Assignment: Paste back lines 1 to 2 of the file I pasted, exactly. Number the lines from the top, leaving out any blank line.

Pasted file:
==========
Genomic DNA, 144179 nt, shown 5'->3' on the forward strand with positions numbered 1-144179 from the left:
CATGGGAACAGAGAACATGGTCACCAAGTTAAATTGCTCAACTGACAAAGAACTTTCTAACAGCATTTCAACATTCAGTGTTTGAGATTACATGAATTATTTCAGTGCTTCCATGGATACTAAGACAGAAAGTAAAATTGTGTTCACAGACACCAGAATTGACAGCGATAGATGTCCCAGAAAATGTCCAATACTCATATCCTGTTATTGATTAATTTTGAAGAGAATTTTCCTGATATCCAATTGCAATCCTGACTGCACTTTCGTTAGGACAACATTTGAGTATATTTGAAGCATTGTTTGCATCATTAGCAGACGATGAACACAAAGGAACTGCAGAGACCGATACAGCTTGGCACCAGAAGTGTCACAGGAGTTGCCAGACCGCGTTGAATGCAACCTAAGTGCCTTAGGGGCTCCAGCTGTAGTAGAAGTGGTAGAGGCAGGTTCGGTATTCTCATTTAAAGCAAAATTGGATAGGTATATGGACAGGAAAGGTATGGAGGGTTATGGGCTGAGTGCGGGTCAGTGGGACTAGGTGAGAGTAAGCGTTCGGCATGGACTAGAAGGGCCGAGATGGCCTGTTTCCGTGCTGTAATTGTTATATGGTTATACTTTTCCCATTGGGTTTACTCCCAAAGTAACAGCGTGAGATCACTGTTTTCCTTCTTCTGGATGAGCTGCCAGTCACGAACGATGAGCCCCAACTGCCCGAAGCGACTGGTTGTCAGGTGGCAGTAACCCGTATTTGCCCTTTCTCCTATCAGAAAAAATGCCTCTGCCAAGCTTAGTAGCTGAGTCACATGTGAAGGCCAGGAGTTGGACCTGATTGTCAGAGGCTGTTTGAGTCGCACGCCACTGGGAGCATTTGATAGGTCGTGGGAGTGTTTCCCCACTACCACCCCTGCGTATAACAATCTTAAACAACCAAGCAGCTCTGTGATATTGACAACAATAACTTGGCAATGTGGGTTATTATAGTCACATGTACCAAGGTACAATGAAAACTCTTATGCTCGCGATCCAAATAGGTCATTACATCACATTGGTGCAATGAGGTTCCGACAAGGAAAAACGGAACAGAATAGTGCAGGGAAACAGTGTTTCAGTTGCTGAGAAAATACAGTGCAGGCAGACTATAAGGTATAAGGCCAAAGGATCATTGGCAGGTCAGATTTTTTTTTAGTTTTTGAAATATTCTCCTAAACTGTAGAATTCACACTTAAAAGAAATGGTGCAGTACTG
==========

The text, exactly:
Genomic DNA, 144179 nt, shown 5'->3' on the forward strand with positions numbered 1-144179 from the left:
CATGGGAACAGAGAACATGGTCACCAAGTTAAATTGCTCAACTGACAAAGAACTTTCTAACAGCATTTCAACATTCAGTGTTTGAGATTACATGAATTATTTCAGTGCTTCCATGGATACTAAGACAGAAAGTAAAATTGTGTTCACAGACACCAGAATTGACAGCGATAGATGTCCCAGAAAATGTCCAATACTCATATCCTGTTATTGATTAATTTTGAAGAGAATTTTCCTGATATCCAATTGCAATCCTGACTGCACTTTCGTTAGGACAACATTTGAGTATATTTGAAGCATTGTTTGCATCATTAGCAGACGATGAACACAAAGGAACTGCAGAGACCGATACAGCTTGGCACCAGAAGTGTCACAGGAGTTGCCAGACCGCGTTGAATGCAACCTAAGTGCCTTAGGGGCTCCAGCTGTAGTAGAAGTGGTAGAGGCAGGTTCGGTATTCTCATTTAAAGCAAAATTGGATAGGTATATGGACAGGAAAGGTATGGAGGGTTATGGGCTGAGTGCGGGTCAGTGGGACTAGGTGAGAGTAAGCGTTCGGCATGGACTAGAAGGGCCGAGATGGCCTGTTTCCGTGCTGTAATTGTTATATGGTTATACTTTTCCCATTGGGTTTACTCCCAAAGTAACAGCGTGAGATCACTGTTTTCCTTCTTCTGGATGAGCTGCCAGTCACGAACGATGAGCCCCAACTGCCCGAAGCGACTGGTTGTCAGGTGGCAGTAACCCGTATTTGCCCTTTCTCCTATCAGAAAAAATGCCTCTGCCAAGCTTAGTAGCTGAGTCACATGTGAAGGCCAGGAGTTGGACCTGATTGTCAGAGGCTGTTTGAGTCGCACGCCACTGGGAGCATTTGATAGGTCGTGGGAGTGTTTCCCCACTACCACCCCTGCGTATAACAATCTTAAACAACCAAGCAGCTCTGTGATATTGACAACAATAACTTGGCAATGTGGGTTATTATAGTCACATGTACCAAGGTACAATGAAAACTCTTATGCTCGCGATCCAAATAGGTCATTACATCACATTGGTGCAATGAGGTTCCGACAAGGAAAAACGGAACAGAATAGTGCAGGGAAACAGTGTTTCAGTTGCTGAGAAAATACAGTGCAGGCAGACTATAAGGTATAAGGCCAAAGGATCATTGGCAGGTCAGATTTTTTTTTAGTTTTTGAAATATTCTCCTAAACTGTAGAATTCACACTTAAAAGAAATGGTGCAGTACTG